Comparative Analysis

MHPAEA requires health plans and issuers to conduct comparative analyses of the NQTLs used for medical/surgical benefits compared to MH/SUD benefits. These analyses must contain a detailed, written, and reasoned explanation of the specific plan terms and practices at issue — and also include the basis for the plans or issuer’s conclusion that the NQTLs comply with MHPAEA. Plans and issuers must make their comparative analyses available to the federal government or applicable state authorities upon request.

According to EBSA, comparative analyses are “an opportunity for plans and issuers to think carefully and deeply about how they apply NQTLs to MH/SUD benefits as compared to medical/surgical benefits, either through a longstanding practice or a new limitation.” However, according to its July 2023 report, all the comparative analyses submitted to EBSA during its investigations have been inadequate.

MHPAEA Enforcement

EBSA enforces MHPAEA’s requirements for private-sector employment-based health plans. To accomplish this, EBSA conducts MHPAEA compliance reviews — including for compliance with NQTL requirements — in all its investigations where MHPAEA applies. When EBSA identifies MHPAEA violations in a specific group health plan, it asks the plan to make necessary changes to any non-compliant plan provision and pay any improperly denied benefit claims. EBSA may also require the plan or service provider to provide notice to potentially affected participants and beneficiaries.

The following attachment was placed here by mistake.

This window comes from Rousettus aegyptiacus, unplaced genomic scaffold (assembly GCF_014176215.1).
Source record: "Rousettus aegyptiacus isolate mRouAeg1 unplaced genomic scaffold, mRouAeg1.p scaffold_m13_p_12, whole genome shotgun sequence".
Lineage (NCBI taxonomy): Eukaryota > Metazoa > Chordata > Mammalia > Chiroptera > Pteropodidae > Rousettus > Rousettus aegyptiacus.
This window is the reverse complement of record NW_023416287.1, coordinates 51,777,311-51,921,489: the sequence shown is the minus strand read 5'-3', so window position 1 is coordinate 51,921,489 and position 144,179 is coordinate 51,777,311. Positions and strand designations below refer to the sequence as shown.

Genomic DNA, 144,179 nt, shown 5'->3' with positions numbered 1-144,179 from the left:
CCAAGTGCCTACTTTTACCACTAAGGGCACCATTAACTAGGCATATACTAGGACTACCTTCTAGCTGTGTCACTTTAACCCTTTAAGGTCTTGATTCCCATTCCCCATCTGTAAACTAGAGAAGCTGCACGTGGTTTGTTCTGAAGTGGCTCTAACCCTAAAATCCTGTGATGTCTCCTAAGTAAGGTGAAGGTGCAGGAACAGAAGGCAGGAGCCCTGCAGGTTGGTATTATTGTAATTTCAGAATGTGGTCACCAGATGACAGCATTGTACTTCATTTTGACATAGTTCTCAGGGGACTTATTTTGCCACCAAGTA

EBSA Enforcement Examples

A large self-funded plan covering more than 22,000 participants excluded treatment for opioid use disorder with methadone (which must be provided through an opioid treatment program) but covered methadone to treat medical/surgical conditions. The plan did not have a comparative analysis that addressed the exclusion of methadone for the treatment of opioid use disorder when EBSA requested it. EBSA issued an initial determination letter, citing the plan for imposing an impermissible NQTL. The plan took corrective action by removing the impermissible exclusion and reprocessing and paying all claims that had been wrongfully denied because of the exclusion.

A self-funded plan covering more than 800 participants excluded MH/SUD benefits at residential treatment facilities, but covered benefits at medical/surgical residential treatment facilities, such as skilled nursing facilities and stroke rehabilitation programs. The plan did not have an explanation for the difference in coverage or a comparative analysis that addressed this exclusion when EBSA requested it.

EBSA issued an initial determination letter, citing the plan for imposing an impermissible NQTL. The plan removed the exclusion and reprocessed previously denied MH/SUD residential treatment claims.

A self-funded plan excluded MH/SUD benefits provided via telephone, email, or the Internet. The plan did not have any similar restrictions on medical/surgical benefits. EBSA initially determined noncompliance to the plan, citing the exclusion as an impermissible NQTL. The plan removed the impermissible NQTL and notified participants of the change in plan terms.

The U.S. Department of Labor’s Employee Benefits Security Administration (EBSA) is responsible for enforcing MHPAEA, and employers should take steps to comply with the law to avoid enforcement action and lawsuits. By complying with MHPAEA, employers can ensure their employees have access to the mental health care they need. This can lead to a more productive workforce and a positive company culture.